But it didn't so what in heavens name makes you think it will happen now????????
I agree with stephen that Joe knows what he is doing and the direction he is bringing us in.
Be patient; after all we ended the year on an up percentage which you cannot say for most banks that are on the same level as NYB.
Well, if you're talking to me, I'll just tell you that my first exposures to professional investment were in New York City apartment building LPs. One of the general partners would often say "if it was easy, everyone would do it," and that happens to be a very simple business.
I suppose some large percentage of people will put more thought into the purchase of a refrigerator than the purchase of an investment portfolio. A large part of "thinking" is understanding why you can't afford to think in that particular way.
Maybe you work for years, only to understand what you don't understand and why somebody else might do it better. So what? If that's the reality of the situation, then that's what needs to be respected.
although your comments are excellent...do u really think the "average" joe understands what you are saying...(i'm a banker and had to put on my thinking cap for a moment..probably cause it is late on a friday before a major holiday and you used some big words) most folks spend more time picking out the tiles for their newly remodeled bathroom then picking investment elections for a 401k ....mutual funds or individual equity investments
one of the "well documented" problems with today's retirement model...don't get me wrong...i wish double digit returns for all in 2008
A real value fund in value and growth oriented markets. SPX, (red,) is their benchmark:
They give you what you pay for, whether that's what the market likes in a particular cycle or not.
Don't mean to suggest that Mutual Series is the only or the best value house. Saw an interview with Marty Whitman of Third Avenue the other day that reminded me just how good he is.
Lastly, I think the value discipline in general appeals to asset quality oriented investors, who tend to be interested both in the quality of the underlying business proposition and the price relative to that quality. Good stuff, as opposed to stuff that's "merely" popular.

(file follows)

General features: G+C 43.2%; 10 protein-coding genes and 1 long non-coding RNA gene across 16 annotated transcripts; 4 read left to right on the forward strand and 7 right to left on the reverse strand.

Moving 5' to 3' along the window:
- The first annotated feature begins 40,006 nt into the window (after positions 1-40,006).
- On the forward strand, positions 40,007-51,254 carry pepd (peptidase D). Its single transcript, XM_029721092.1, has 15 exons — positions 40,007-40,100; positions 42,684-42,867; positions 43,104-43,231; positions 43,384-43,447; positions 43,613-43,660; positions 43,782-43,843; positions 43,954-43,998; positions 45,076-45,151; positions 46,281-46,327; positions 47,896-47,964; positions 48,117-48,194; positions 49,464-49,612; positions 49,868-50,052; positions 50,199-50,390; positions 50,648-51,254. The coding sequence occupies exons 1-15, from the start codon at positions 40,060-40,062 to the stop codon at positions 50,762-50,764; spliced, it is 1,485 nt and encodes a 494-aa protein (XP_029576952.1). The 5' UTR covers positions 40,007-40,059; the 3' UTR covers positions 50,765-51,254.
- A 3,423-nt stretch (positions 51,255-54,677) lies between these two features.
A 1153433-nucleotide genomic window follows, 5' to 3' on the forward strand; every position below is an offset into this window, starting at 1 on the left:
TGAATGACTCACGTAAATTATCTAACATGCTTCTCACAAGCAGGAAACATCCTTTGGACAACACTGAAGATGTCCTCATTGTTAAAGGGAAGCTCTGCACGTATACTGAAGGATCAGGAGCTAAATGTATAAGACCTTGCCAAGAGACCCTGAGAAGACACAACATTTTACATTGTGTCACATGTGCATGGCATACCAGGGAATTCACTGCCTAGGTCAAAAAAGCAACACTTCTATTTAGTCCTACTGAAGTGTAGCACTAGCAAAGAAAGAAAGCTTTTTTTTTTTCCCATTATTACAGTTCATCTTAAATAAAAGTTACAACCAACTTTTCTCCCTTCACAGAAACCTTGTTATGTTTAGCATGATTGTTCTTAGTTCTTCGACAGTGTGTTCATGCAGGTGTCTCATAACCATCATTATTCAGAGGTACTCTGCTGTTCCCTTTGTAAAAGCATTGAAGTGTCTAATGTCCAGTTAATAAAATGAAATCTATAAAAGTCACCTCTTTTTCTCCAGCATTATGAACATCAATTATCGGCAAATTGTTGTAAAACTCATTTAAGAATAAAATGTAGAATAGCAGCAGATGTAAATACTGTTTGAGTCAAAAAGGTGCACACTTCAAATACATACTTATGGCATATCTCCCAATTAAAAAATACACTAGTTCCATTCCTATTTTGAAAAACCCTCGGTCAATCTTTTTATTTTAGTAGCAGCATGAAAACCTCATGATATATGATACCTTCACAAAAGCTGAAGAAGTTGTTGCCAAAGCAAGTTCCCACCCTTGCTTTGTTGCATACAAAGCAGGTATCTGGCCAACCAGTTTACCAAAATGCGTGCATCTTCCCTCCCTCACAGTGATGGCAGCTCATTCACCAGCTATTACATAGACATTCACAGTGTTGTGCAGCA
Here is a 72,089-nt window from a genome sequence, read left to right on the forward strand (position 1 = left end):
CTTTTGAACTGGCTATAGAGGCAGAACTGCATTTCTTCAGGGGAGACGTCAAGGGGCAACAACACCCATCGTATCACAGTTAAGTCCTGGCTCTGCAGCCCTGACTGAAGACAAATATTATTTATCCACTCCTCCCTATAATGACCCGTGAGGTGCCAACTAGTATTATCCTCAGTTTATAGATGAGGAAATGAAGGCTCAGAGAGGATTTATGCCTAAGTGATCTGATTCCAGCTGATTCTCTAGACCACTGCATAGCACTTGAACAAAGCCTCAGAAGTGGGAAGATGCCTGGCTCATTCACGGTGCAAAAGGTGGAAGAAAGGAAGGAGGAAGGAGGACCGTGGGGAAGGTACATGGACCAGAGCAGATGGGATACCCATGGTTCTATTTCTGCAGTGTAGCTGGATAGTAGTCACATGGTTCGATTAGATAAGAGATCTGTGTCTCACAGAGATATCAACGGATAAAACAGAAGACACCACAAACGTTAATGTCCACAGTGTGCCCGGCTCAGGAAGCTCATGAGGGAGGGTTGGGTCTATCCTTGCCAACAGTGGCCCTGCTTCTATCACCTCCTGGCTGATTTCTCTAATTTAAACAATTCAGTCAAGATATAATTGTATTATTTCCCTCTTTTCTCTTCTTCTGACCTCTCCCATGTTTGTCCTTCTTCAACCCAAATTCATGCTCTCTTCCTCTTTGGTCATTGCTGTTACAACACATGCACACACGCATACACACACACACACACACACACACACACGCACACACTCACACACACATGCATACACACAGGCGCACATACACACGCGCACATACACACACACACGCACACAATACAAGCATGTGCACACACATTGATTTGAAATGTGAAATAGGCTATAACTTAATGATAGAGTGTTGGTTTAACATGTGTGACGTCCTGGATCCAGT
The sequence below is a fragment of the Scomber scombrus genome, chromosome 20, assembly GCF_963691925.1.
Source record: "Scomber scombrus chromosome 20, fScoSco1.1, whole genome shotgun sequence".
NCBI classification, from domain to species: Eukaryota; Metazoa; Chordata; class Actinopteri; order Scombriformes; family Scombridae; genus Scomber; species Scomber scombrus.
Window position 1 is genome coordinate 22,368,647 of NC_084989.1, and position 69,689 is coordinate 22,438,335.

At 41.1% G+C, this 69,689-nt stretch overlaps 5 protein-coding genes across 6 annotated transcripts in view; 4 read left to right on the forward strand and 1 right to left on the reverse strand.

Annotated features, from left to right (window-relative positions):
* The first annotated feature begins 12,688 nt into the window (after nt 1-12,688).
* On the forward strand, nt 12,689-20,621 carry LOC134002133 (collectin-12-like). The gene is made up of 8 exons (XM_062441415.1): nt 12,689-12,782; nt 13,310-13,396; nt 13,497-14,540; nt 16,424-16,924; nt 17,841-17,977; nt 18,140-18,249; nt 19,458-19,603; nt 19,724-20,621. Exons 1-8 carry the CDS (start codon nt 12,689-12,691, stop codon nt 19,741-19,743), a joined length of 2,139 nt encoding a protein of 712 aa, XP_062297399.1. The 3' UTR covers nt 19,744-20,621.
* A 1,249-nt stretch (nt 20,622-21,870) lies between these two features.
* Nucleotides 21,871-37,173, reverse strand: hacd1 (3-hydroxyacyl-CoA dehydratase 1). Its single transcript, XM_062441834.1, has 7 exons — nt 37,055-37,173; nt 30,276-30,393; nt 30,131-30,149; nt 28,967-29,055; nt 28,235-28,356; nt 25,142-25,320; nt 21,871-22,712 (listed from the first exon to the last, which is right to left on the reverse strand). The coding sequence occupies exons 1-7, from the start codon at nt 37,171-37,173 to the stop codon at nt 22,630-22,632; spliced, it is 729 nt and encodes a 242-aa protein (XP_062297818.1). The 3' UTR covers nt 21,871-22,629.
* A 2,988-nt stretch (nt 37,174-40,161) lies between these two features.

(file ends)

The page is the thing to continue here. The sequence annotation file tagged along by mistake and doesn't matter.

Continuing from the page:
I think a lot depends on what you know, and we never seem to know quite enough.
For instance, we like and understand the concept of "value investment" in general but lack the accounting and macro-economic understanding to practice the discipline in most cases.
Unfortunately, there's a persistent "style-drift" problem in managed funds. Put simply, they often don't do what they say they'll do. As the bear market sets in, the "value investor" turns out to have a portfolio of high priced growth.
This isn't always the case, though. For instance, we've been very happy with Mutual Series Funds, (MQIFX)--Michael Price's onetime value shop, long since sold to Franklin who maintained the discipline against all odds through the late 90's growth bubble. (We're grandfathered on the fees, which are unattractive under Franklin management, imo.)
In any case, this is one place we can always go to get a diversified portfolio of good stock, attractively priced in the early months of a bull market. As that bull market ages and begins an apparent topping process, we sell back to the minimum required to maintain our grandfathered fee status. In other words, we treat the fund as we'd treat a stock of exceptional quality, (if we knew enough to recognize that quality.)
I've never understood the hostility of so many investors to the fund concept. If nothing else, "better them than me."
When their ideas make sense and are consistently and competently executed, what's not to like?
I'm gonna have to disagree with you here a bit. Yes, don't put retirement savings in individual equities. Too much of a crap shoot. In a 401k plan however, if the plan sponsor is on the ball, the funds offered will provide significant diversification, allowing you to get the higher returns that come from equities (as opposed to money market investments) without taking on an unreasonable amount of risk.
The key word here is DIVERSIFICATION. Owning a handful of stocks is like playing roulette. You have a chance to win big, but more likely you'll loose big. And the odds are tipped in favor of the house because of transaction costs (like the 0 and 00 on the roulette wheel).
The better strategy is hold a broad array of well diversified funds, with low expenses. It is fun though to be in the market, so if you want to take say 5% of your money and fool around (like by day trading NYB) go to it. On a limited basis, you wont get into too much trouble.
don't ignore her...i find her entertaining and the reason why the "everyday" joe should not put most of their retirement savings in the market..either through 401k's or individual equities...can be dangerous...at least nyb not really down but still dead money excluding the divi